SPJ News Commentary: Think `news value’ when considering coverage
FOR IMMEDIATE RELEASE
Gary Hill, SPJ Ethics Committee co-chair, firstname.lastname@example.org or (651) 642-4437
Fred Brown, SPJ Ethics Committee co-chair, email@example.com or (303) 755-0395
INDIANAPOLIS -- Judging from coverage of the Democratic National Convention so far, it appears that news values may be the big loser in this election season.
While acknowledging that there’s not a lot of tension or excitement in either of these major-party conventions, several key members of the Ethics Committee of the Society of Professional Journalists issued a statement Friday saying they’d still like to see the media take their responsibilities more seriously.
The statement from SPJ Ethics Committee Co-Chairs Gary Hill and Fred Brown follows:
Television networks are spending fewer hours than ever covering the events. There wasn’t even the usual perfunctory hour during prime time Tuesday.
Some cable outlets, to their credit, provide gavel-to-gavel coverage, but sometimes the intent seems to be to provoke news rather than cover it. In fact, too many in all news media seem to be trying to inject controversy and celebrity into what otherwise would be an all too predictable and choreographed event.
Here’s just a sample of how the media have been making their own versions of the news - instead of reporting what they find there -- so far in this convention.
* Conservative celebrity Ann Coulter tried to emulate Molly Ivins, but then was canceled by USA Today because her first column about what she called the “Spawn of Satan convention” was “unfunny.” (The newspaper also has signed up liberal firebrand Michael Moore to write from the Republican convention.)
* Television dwelt on Teresa Heinz Kerry’s “shove it” directive to an editorial writer for a conservative Pittsburgh newspaper, but then the networks ignored her speech to the convention. If the intent of the Pittsburgh newspaper was accurate coverage, why was the only person it sent to the convention not a reporters but a notoriously opinionated columnist?
* Talk-show host Jerry Springer, a convention delegate, is being used as an “insider analyst” by an Ohio television station, even though he’s considering running for office. One must ask what motives drove a news organization to rely on coverage from a hot-button entertainer whose very presence in his convention role confuses reporter (or analyst), news subject and meretricious cultural sizzle.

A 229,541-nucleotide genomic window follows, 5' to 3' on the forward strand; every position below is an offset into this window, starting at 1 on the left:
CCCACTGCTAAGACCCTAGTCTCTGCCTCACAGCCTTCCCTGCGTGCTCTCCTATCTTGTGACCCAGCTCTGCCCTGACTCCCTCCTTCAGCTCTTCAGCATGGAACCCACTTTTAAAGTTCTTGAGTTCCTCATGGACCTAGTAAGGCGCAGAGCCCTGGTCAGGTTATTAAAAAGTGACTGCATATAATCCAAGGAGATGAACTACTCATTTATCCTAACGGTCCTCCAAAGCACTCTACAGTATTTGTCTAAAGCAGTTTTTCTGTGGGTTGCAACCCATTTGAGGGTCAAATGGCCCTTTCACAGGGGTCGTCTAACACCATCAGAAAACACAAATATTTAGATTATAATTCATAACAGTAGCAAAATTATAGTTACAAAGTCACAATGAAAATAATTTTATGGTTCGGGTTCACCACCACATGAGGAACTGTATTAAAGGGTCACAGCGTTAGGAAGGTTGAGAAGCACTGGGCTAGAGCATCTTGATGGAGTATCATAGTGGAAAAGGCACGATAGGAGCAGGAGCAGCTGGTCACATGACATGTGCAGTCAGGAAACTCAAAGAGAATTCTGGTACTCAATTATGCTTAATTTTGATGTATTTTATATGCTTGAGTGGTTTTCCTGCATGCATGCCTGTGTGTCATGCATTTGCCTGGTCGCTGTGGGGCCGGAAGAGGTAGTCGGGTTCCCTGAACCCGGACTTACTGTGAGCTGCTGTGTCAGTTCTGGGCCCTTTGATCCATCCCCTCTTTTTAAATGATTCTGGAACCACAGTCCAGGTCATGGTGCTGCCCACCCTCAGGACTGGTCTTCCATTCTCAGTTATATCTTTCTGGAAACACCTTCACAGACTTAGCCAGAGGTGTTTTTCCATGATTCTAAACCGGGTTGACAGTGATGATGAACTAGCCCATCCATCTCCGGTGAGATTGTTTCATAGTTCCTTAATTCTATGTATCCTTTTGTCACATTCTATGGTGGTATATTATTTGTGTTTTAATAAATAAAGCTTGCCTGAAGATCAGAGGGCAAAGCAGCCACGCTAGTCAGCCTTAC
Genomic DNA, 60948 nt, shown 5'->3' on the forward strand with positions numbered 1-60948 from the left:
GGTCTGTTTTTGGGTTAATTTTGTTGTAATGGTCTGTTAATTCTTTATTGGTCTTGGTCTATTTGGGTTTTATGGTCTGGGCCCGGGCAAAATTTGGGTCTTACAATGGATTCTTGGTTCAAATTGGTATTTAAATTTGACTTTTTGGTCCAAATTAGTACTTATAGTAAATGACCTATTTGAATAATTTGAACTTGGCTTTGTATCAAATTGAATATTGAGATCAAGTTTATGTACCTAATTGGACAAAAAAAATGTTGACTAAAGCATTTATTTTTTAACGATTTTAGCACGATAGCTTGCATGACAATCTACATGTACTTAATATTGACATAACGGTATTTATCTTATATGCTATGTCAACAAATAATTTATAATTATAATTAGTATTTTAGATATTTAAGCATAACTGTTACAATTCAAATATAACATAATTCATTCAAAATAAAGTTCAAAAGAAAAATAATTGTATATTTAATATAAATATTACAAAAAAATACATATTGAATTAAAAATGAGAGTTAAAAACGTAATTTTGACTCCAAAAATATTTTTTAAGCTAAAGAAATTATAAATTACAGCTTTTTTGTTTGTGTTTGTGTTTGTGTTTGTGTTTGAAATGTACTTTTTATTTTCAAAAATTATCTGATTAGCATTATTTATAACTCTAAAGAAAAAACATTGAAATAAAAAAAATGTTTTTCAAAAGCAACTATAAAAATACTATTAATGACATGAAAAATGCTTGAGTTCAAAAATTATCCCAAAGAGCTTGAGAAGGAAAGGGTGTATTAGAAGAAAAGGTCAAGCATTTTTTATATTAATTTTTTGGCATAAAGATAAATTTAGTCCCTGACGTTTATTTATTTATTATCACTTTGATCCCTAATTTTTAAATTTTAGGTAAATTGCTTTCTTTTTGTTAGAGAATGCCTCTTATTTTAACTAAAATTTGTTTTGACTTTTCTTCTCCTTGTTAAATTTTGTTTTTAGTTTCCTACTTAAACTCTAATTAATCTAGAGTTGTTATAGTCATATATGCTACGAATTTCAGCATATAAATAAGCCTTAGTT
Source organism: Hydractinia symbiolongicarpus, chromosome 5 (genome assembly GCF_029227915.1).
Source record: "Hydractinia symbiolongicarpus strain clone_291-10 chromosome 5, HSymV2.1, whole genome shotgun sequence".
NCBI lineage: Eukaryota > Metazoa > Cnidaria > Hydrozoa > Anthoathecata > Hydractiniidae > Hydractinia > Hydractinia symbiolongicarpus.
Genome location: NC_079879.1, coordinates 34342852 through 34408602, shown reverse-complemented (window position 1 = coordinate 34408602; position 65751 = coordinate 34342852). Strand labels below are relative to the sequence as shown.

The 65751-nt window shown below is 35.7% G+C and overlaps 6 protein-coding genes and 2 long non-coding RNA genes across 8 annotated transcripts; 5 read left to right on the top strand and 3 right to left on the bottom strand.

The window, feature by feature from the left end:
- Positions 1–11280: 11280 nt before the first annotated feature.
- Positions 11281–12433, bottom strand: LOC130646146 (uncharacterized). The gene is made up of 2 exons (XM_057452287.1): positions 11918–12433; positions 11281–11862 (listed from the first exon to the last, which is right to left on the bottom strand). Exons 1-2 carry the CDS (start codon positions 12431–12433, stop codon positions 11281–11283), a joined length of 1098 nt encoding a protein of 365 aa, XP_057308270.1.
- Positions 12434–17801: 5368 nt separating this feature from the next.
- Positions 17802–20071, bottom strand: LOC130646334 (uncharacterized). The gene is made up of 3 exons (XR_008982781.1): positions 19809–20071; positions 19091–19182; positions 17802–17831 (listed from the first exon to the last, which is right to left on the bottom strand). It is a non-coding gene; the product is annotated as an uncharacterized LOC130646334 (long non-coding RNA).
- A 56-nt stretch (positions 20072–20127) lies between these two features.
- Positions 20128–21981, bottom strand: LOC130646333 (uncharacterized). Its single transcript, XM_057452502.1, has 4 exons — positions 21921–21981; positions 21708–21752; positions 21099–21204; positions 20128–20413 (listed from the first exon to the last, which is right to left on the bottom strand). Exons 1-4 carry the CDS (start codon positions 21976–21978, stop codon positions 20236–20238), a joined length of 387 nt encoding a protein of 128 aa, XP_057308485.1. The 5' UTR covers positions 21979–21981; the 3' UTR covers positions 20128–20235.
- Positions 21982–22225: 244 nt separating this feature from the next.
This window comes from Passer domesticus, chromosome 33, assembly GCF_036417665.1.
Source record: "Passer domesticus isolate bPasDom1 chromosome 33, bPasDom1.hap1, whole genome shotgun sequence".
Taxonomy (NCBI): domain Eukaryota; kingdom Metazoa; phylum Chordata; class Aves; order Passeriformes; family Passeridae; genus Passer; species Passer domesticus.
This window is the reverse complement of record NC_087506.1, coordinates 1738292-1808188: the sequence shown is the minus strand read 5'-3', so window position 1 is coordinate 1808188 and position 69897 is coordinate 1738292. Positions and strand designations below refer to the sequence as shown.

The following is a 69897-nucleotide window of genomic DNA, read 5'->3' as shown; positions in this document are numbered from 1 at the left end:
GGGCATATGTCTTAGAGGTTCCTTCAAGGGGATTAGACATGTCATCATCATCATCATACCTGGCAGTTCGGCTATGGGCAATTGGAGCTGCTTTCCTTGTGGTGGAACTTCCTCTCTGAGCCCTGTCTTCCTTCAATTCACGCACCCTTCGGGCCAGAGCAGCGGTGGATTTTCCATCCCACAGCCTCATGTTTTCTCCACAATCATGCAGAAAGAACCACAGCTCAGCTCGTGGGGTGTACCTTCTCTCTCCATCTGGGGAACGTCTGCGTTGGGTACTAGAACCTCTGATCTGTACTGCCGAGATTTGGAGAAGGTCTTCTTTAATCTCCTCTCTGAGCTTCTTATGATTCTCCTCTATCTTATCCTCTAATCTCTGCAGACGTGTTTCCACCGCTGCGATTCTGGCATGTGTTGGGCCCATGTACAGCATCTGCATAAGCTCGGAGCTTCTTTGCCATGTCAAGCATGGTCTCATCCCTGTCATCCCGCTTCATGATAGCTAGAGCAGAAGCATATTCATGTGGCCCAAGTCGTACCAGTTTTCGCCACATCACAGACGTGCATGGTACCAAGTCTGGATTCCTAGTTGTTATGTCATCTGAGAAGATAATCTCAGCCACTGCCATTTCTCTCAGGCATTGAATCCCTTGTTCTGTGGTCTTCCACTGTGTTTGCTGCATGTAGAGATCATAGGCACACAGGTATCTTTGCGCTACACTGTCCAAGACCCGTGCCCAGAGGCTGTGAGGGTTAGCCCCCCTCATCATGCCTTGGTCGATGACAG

* New York’s Daily News made an issue of its being denied the name of the designer of a Hillary Clinton pantsuit (although an aide did disclose the color, as well as the color of his own trousers and shirt).
The list goes on, often bordering on the silly. Coverage has been dominated by gossip, speculation, irrelevant chitchat, analysis or catty remarks about the presumed tactics behind what you see. Nothing seems to be simply reported, i.e. “Here’s what happened.”
This is far from the spirit of the SPJ Code of Ethics. “Seek truth and report it,” the code states. “Show good taste. Avoid pandering to lurid curiosity.” The code also says, “Remain free of associations and activities that may compromise integrity or damage credibility.”
The SPJ Ethics Committee feels strongly that the news media should be giving the American people information that will help them make intelligent choices on the governance of the country. Too often, that’s not what the American people are getting.
The Society of Professional Journalists works to improve and protect journalism. SPJ is dedicated to encouraging the free practice of journalism and stimulating high standards of ethical behavior. Founded in 1909 as Sigma Delta Chi, and based in Indianapolis, SPJ promotes the free flow of information vital to a well-informed public, works to inspire and educate the next generation of journalists, and protects First Amendment guarantees of freedom of speech and press.